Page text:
ApexCharts Card: Fancy graphs for your Home Assistant Dashboard
For me and many other Home Assistant community members, the ApexCharts Card has replaced the still popular Lovelace Mini Graph Card. This custom card uses the ApexCharts.js library and gives the user the option to customize just about every aspect of the chart. You might have even unknowingly come across graphs built using this open-source library used on websites, as it is very popular. Using the ApexCharts Card you can create radial bar, pie, donut, line, and scatter charts.
What sets the ApexCharts Card apart from the Lovelace Mini Graph Card are its available graphs and customizability. With the newer option, you are no longer limited to just line and bar graphs. You might be asking yourself why one would use charts in the Home Assistant Dashboard. We all want a beautiful dashboard with cards displaying useful, and sometimes not so useful, data, right? For example, you could integrate your Unraid NAS and display all hard drives using a single radial bar chart.
Scheduler Card: Sometimes timed automations rule
The final two Home Assistant custom cards, I am presenting in this article, are more complex than the previous three presented so far. The Scheduler card relies on the Scheduler custom component. For you, that means you will need to install the custom component using HACS before you try the Scheduler Card. The Scheduler custom component is the brains of the operation, and it controls your existing devices based on time.
The Scheduler Card gives the Scheduler custom component an easy-to-use interface. You can easily configure lights to turn off or on, covers to go up or down, switches to toggle, and climate adjustments using this card. The actions can be set to occur on a daily or weekly basis. There is also the option of executing the action only on weekdays, or you can completely customize the schedule.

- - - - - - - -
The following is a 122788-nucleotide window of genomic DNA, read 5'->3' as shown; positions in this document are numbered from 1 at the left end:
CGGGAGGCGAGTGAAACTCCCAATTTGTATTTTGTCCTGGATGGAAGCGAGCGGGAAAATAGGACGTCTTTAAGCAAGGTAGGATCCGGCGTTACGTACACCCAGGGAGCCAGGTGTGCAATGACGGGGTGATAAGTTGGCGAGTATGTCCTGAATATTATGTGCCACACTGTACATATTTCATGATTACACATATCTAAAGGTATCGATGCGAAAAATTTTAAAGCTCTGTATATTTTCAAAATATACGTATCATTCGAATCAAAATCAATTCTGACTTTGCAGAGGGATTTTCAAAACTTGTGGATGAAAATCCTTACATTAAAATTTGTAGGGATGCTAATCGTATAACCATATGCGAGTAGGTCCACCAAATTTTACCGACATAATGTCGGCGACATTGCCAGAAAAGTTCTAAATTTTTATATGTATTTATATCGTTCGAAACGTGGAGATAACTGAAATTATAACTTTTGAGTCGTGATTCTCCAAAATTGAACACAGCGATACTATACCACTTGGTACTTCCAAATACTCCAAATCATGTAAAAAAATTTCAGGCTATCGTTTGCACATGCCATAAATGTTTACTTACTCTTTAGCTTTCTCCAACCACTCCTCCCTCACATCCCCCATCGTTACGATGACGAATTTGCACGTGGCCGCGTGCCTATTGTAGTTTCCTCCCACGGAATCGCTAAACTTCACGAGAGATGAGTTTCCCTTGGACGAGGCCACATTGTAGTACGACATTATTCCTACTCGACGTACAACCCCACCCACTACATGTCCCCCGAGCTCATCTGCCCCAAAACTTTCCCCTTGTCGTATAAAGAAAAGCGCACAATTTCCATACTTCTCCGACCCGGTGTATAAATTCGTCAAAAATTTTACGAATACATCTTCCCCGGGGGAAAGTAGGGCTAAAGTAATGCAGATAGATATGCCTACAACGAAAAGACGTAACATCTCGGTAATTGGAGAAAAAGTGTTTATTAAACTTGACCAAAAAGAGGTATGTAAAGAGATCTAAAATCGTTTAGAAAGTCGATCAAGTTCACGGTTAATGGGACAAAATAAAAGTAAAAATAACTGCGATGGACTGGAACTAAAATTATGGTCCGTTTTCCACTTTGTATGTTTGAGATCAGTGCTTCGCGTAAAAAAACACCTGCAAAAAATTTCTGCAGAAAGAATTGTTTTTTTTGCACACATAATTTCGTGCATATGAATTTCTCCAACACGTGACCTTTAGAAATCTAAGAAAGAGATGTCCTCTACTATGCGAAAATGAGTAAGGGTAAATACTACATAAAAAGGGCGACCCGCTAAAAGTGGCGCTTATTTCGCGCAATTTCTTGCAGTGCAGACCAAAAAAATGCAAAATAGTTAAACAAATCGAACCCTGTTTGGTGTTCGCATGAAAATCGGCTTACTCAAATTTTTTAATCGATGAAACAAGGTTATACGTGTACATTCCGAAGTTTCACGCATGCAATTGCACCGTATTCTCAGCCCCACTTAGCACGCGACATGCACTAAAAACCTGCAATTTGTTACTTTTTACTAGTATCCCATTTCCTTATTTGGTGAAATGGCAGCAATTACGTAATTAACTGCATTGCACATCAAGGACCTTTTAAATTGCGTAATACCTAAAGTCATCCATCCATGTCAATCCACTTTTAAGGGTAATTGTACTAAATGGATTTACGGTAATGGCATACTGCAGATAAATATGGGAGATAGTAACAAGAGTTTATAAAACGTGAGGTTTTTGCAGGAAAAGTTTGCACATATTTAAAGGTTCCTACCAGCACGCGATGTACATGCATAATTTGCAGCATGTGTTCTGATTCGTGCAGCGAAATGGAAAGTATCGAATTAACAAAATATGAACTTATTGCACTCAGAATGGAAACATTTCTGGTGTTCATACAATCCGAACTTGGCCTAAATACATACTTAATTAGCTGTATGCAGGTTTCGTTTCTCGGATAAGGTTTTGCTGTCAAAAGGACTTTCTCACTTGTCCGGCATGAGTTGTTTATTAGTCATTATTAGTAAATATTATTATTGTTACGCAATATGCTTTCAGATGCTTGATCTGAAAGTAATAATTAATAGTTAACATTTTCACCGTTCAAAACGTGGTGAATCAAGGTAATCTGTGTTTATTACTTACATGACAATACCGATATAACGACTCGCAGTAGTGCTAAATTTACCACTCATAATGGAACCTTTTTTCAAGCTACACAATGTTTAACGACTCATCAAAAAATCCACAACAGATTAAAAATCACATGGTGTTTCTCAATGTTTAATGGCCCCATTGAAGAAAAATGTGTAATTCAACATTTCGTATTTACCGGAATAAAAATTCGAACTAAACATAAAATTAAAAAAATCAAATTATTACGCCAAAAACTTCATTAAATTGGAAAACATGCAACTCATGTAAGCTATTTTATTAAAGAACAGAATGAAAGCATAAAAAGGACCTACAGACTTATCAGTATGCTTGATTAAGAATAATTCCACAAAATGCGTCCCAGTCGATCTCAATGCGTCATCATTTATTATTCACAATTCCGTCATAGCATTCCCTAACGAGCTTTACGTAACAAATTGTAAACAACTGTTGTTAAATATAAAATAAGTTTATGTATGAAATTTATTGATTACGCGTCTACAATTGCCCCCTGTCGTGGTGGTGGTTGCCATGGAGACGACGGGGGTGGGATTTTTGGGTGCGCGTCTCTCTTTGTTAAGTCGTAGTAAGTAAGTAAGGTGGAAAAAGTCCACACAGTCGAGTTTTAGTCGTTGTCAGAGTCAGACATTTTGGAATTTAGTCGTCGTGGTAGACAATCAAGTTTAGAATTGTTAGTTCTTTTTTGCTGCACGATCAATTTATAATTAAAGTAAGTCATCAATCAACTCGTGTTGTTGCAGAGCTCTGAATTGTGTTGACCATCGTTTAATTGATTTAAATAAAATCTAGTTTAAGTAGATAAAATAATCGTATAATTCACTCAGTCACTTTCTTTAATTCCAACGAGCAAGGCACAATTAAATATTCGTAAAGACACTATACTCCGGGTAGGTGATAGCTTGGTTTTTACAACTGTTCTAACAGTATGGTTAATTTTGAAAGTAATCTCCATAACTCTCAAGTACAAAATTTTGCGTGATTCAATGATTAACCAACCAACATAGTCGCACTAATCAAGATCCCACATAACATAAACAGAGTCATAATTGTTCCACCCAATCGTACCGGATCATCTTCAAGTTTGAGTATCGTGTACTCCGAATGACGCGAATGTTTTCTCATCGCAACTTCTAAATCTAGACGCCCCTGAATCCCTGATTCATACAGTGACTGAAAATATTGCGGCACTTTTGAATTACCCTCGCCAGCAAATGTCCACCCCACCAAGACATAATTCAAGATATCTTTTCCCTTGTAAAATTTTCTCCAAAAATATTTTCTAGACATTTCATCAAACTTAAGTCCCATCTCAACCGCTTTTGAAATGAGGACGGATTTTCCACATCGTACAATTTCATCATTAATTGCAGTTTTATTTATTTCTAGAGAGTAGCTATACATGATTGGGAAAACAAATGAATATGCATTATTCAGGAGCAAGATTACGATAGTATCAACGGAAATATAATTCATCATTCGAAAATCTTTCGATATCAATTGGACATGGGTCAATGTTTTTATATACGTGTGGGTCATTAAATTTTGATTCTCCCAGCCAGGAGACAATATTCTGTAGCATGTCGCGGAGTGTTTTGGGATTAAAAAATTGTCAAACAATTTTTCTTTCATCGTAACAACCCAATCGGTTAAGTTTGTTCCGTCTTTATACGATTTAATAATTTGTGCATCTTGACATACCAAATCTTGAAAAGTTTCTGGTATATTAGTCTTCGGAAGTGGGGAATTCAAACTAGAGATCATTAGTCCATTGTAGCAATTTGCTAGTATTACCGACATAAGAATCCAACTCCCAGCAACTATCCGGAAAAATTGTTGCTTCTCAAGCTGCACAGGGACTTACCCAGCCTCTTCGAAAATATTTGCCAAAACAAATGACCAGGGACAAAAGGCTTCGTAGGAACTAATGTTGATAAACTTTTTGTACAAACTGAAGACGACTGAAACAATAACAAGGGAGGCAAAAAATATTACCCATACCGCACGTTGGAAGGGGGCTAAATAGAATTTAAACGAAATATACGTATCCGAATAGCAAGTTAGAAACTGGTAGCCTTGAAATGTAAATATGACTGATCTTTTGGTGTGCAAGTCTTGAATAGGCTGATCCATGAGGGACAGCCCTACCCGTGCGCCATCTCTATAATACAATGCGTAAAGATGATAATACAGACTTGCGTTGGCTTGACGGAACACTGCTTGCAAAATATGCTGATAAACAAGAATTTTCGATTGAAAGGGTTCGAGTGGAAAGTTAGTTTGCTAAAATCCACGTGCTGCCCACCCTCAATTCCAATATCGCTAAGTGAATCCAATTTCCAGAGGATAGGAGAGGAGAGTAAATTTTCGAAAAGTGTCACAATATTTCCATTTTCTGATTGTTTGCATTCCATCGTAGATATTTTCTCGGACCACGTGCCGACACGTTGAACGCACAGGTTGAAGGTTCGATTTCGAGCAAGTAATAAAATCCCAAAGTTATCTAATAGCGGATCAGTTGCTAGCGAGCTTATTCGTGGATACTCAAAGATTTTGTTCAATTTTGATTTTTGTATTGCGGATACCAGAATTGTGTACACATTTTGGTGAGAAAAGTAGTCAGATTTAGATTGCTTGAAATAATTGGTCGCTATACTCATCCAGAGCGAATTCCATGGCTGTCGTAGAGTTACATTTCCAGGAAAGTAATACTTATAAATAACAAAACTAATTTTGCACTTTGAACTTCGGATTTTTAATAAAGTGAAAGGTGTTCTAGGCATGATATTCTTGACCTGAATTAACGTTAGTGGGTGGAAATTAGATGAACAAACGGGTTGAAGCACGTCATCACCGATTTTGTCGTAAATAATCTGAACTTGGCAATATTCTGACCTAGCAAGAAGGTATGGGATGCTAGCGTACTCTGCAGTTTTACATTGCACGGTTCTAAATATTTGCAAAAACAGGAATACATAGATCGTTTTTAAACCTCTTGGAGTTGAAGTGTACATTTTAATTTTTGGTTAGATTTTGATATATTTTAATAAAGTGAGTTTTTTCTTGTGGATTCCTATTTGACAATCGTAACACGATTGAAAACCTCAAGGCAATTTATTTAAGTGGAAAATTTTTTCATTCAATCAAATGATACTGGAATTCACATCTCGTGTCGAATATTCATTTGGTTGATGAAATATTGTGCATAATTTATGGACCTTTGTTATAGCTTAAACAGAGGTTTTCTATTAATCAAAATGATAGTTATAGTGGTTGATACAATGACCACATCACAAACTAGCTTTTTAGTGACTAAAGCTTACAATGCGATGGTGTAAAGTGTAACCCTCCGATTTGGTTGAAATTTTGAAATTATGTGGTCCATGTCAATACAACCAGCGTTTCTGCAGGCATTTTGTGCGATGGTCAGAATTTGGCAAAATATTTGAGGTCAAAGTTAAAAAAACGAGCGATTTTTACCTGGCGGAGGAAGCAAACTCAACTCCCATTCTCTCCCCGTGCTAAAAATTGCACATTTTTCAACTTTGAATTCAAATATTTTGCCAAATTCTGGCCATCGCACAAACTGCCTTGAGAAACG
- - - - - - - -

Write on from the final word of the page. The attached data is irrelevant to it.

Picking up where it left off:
Alarmo: Integrating the manual alarm control panel
Alarmo is an integration for the manual alarm control panel domain in Home Assistant. While the custom card is part of Alarmo, it is only one third of the full package. A custom component and a separate panel make up for the rest.
The Alarmo custom component controls the states of the alarm panel entities in Home Assistant, while the Alarmo panel is a GUI for configuring the settings of the alarm. The Alarmo custom card for the Home Assistant Dashboard allows you to arm or disarm the alarm. The custom card itself, is probably the least interesting part of the Alarmo package, with its functionality boiling down to an option to arm or disarm the alarm. Alarmo is, in fact, also compatible with the official Alarm Panel card.
About Liam Alexander Colman
Liam Alexander Colmanis an experienced Home Assistant user who has been utilizing the platform for a variety of projects over an extended period. His journey began with a Raspberry Pi, which quickly grew to three Raspberry Pis and eventually a full-fledged server. Liam's current operating system of choice is Unraid, with Home Assistant comfortably running in a Docker container. With a deep understanding of the intricacies of Home Assistant, Liam has an impressive setup, consisting of various Zigbee devices, and seamless integrations with existing products such as his Android TV box. For those interested in learning more about Liam's experience with Home Assistant, he shares his insights on how he first started using the platform and his subsequent journey.